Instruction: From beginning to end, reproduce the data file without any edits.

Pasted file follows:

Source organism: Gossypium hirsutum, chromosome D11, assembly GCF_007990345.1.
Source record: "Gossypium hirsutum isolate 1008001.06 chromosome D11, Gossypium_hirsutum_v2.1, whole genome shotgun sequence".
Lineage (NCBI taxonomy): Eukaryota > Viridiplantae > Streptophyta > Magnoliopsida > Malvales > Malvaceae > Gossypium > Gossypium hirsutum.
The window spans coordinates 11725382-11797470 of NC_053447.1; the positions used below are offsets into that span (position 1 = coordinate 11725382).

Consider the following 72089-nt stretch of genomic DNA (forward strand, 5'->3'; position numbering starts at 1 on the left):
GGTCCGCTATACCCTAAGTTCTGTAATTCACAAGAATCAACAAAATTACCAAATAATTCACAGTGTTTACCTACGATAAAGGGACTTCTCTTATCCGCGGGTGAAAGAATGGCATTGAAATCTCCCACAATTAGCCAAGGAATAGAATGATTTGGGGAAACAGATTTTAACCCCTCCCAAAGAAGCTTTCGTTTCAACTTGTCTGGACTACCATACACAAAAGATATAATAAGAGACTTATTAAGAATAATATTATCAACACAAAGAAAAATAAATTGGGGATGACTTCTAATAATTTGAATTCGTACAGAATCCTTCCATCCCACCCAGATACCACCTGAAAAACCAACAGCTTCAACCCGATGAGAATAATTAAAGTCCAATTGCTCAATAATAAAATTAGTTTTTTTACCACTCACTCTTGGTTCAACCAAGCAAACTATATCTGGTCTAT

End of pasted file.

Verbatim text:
Source organism: Gossypium hirsutum, chromosome D11, assembly GCF_007990345.1.
Source record: "Gossypium hirsutum isolate 1008001.06 chromosome D11, Gossypium_hirsutum_v2.1, whole genome shotgun sequence".
Lineage (NCBI taxonomy): Eukaryota > Viridiplantae > Streptophyta > Magnoliopsida > Malvales > Malvaceae > Gossypium > Gossypium hirsutum.
The window spans coordinates 11725382-11797470 of NC_053447.1; the positions used below are offsets into that span (position 1 = coordinate 11725382).

Consider the following 72089-nt stretch of genomic DNA (forward strand, 5'->3'; position numbering starts at 1 on the left):
GGTCCGCTATACCCTAAGTTCTGTAATTCACAAGAATCAACAAAATTACCAAATAATTCACAGTGTTTACCTACGATAAAGGGACTTCTCTTATCCGCGGGTGAAAGAATGGCATTGAAATCTCCCACAATTAGCCAAGGAATAGAATGATTTGGGGAAACAGATTTTAACCCCTCCCAAAGAAGCTTTCGTTTCAACTTGTCTGGACTACCATACACAAAAGATATAATAAGAGACTTATTAAGAATAATATTATCAACACAAAGAAAAATAAATTGGGGATGACTTCTAATAATTTGAATTCGTACAGAATCCTTCCATCCCACCCAGATACCACCTGAAAAACCAACAGCTTCAACCCGATGAGAATAATTAAAGTCCAATTGCTCAATAATAAAATTAGTTTTTTTACCACTCACTCTTGGTTCAACCAAGCAAACTATATCTGGTCTAT